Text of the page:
# Introduction

## An Experimental Approach

A traditional approach to Calculus starts with the analytic foundations.
This time tested method introduces the critical concepts of limits,
continuity, and the completeness of the Real numbers as the foundation
for the development of the derivative and integral.
This development culminates in the proofs of the fundamental theorems
of Calculus linking the derivative and the integral.

With the fundamental theorem, each known derivative can be reinterpreted
as an integral. Various techniques of integration are presented and
the student is invited to practice these in the exercises.
The course then moves on. Perhaps to polynomial approximation, or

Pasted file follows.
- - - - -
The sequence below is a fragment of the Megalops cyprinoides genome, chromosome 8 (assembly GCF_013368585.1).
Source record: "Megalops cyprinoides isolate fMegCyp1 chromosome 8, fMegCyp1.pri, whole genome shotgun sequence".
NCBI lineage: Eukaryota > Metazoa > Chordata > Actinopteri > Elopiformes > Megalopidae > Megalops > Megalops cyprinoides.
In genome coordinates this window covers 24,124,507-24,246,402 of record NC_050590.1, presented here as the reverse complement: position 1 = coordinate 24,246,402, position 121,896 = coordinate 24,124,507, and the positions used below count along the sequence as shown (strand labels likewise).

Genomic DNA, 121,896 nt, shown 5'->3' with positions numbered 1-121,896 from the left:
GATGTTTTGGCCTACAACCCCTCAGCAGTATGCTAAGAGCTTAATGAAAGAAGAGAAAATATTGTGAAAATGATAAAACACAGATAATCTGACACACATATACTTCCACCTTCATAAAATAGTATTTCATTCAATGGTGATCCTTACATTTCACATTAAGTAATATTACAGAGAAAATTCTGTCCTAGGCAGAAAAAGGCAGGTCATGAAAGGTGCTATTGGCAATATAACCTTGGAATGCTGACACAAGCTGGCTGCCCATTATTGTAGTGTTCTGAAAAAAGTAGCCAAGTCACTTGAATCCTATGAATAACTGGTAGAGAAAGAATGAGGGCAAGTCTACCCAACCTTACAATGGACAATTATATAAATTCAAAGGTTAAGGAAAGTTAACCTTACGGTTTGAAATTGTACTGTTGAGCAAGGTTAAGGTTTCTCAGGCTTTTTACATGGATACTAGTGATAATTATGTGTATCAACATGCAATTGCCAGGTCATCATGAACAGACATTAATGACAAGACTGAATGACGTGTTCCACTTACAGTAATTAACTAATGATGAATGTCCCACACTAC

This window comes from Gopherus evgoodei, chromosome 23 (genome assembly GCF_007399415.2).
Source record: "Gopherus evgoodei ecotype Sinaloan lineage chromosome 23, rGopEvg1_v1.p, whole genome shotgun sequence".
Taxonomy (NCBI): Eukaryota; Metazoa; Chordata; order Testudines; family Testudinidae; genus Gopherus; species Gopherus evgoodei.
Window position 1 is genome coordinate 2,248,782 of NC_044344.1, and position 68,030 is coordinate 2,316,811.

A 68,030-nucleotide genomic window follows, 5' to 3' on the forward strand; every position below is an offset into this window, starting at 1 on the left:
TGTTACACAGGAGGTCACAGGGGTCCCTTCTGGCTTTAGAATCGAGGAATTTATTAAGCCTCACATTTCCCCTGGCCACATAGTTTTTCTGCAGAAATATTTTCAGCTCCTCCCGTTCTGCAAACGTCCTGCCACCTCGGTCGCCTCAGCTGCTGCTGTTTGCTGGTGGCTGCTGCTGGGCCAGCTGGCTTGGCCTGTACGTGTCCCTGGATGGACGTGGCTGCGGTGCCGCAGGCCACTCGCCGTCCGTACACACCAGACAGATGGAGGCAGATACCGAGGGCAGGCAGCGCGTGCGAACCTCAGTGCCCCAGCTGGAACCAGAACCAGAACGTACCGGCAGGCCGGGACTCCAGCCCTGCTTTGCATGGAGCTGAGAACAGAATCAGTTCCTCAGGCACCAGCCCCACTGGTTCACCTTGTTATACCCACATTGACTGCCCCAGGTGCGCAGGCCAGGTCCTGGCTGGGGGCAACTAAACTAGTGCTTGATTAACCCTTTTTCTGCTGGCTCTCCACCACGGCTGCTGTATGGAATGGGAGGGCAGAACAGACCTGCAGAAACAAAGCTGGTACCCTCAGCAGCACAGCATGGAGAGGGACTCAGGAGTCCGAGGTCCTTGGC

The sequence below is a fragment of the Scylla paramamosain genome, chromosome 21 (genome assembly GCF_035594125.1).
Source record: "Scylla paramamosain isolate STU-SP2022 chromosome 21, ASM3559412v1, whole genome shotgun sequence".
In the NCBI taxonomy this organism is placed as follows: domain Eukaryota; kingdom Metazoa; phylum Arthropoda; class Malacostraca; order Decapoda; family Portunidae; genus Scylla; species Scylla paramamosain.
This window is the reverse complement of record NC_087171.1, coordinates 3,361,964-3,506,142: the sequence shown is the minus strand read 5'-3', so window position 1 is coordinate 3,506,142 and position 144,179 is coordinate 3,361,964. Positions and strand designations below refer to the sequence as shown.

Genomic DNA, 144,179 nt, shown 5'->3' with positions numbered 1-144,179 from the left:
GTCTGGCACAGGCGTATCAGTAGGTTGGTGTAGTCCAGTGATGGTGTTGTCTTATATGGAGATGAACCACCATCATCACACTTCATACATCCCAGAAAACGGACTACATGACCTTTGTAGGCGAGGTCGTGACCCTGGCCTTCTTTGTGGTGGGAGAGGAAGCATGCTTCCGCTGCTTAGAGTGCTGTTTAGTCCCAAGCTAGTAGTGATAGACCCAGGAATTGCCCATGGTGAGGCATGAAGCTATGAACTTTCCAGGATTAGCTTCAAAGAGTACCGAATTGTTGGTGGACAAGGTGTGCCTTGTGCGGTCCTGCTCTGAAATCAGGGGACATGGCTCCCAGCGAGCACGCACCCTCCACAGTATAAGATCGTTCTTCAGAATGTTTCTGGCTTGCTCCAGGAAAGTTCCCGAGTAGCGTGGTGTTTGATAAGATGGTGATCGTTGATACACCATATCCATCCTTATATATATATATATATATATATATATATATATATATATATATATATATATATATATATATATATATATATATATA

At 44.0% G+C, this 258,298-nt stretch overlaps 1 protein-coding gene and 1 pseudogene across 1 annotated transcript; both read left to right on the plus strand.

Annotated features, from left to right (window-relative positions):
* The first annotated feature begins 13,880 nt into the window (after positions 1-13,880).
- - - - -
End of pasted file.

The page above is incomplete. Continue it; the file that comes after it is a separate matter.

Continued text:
Calculus in higher dimensions.

Integration remains a challenge.

The experiment is to bring integration early in the development.
This is done by deferring the analytic foundations, and
presenting differentiation and integration, more precisely
antidifferentiation, in formal terms.
This allows the reader to get to integration quickly and to
focus on developing familiarity with the techniques of integration.

The analytic foundations are hinted at as the motivation for the
the formal derivative of a function is based on linear approximations
to the function. Likewise the motivation for the antiderivative of a
function is based on the area under that function.

## Connecting to Tradition

With the formal machiney developed and understood, the analytic
definitions can be presented. The formal rules are proved, and
with that all the techniques are on solid analytical ground.

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